10 previous clients of the Community Peer Mentor programme in County Durham and Darlington have now become volunteer mentors to help others who went through similar experiences.
The Community Peer Mentors were the initiative of the previous Police, Crime and Victims’ Commissioner late Ron Hogg CBE; however,funding continued, and the scheme grew exponentially, and the mentors have been established for over 6 years.
The mentors have actively recruited over 300 people with lived experiences who aim to inspire confidence in the police and criminal justice system and support victims and the vulnerable.
In the last 4 years Community Peer Mentors have dealt with over 1,400 referrals, offering support to vulnerable and isolated people.
10 previous clients who received support from the Community Peer Mentors in the past have now become mentors themselves through supporting vulnerable people affected by significant life changing events, either perceived or real, who through unfulfilled needs become high impact users on frontline statutory and non-statutory frontline services.
Based on 397 clients between January 2017 and April 2021,the mentors have seen 81% demand reduction on frontline policing services which includes demand on the 101 call service. 50% of clients between January 2017and April 2021 did not call the police during the accounting period and only22% called on one or two occasions.
The implementation of the Community Peer Mentor Scheme over the past six years has had a significant impact on demand reduction on policing services from high impact users including reduction on the 101 service.
Lyndsey Ballantyne, a previous client and now volunteer mentor said: “Being a volunteer peer mentor is truly amazing, it gives me a great deal of satisfaction in knowing that I’ve helped my clients.
“I work very closely with each individual client and call my clients on the day they have selected, sometimes twice a week depending on my client’s situation. I’ve supported clients individually through several life-changing events including, bereavement, domestic abuse, loneliness, depression and much more.
“Hearing positive feedback from my clients is the most amazing, heart-warming feeling I’ve ever experienced; one comment was that I am their light at a very dark tunnel and that makes me very proud”.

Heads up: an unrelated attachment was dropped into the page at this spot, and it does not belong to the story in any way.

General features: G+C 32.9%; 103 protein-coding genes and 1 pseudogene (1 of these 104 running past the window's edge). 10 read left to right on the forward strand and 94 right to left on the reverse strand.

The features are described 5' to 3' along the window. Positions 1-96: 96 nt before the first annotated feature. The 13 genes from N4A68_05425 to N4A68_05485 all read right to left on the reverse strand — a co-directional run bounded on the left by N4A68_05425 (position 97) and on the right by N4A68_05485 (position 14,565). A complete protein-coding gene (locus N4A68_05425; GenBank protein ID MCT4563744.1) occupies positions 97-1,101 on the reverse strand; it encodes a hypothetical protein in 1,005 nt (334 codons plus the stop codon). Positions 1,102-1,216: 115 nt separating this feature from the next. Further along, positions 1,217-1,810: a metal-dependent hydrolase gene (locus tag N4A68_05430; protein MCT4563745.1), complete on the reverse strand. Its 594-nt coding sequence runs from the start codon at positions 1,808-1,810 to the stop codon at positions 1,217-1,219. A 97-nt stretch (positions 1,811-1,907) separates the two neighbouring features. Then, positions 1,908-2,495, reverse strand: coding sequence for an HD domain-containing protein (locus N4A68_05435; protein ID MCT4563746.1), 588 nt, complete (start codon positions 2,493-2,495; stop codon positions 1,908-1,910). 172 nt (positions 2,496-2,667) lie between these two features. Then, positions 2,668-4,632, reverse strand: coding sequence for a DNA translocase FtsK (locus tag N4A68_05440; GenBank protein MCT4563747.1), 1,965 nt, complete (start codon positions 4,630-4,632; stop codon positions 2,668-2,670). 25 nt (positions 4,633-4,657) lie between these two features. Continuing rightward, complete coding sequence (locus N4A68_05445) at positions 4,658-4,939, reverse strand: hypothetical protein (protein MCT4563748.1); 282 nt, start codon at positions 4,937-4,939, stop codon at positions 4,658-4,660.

Joy Allen, Durham Police and Crime Commissioner said:
“It is great to hear the positive impact the Community Peer Mentor scheme is having within the local community and how it has led to a demand reduction on frontline policing services including demand on the 101 service.
“Through having so many volunteer mentors, who were previous clients and are now supporting individuals who have gone through similar life events is truly selfless and I thank all those volunteers who continue to keep the scheme running for the people of County Durham and Darlington. The mentors offer unique support to each client, with the aim to leave individuals feeling safer and inspire confidence in the police and criminal justice system”.
The mentors aim to leave people with hope and confidence to lead a happier and more fulfilling life; by helping individuals to feel safer and improve the circumstances they have found themselves in.
Mentors offer support for as long as someone needs, as support is unique and bespoke for every client. Recently due to the pandemic mentors have provided support to those suffering from anxiety or social isolation.
The Community Peer Mentors Scheme has been recognised by the College of Policing as part of their ‘Top 10’ best practices for demand reduction, through the unique way they support vulnerable and isolated people.The scheme has also been awarded The National ‘Tilley Award’ for problem solving and demand reduction 2019-20 and were finalists at the International‘ Goldstein Awards’ for problem solving and demand reduction 2019-20.
For more information on Community Peer Mentors please email Community.PeerMentors@durham.police.uk
PCC shadows control room to observe demand
PCC praises work of Neighbourhood Watch Volunteers
Last month PCC Joy Allen swore her official oath of office so she could quickly get to grips with tackling the local communities policing priorities.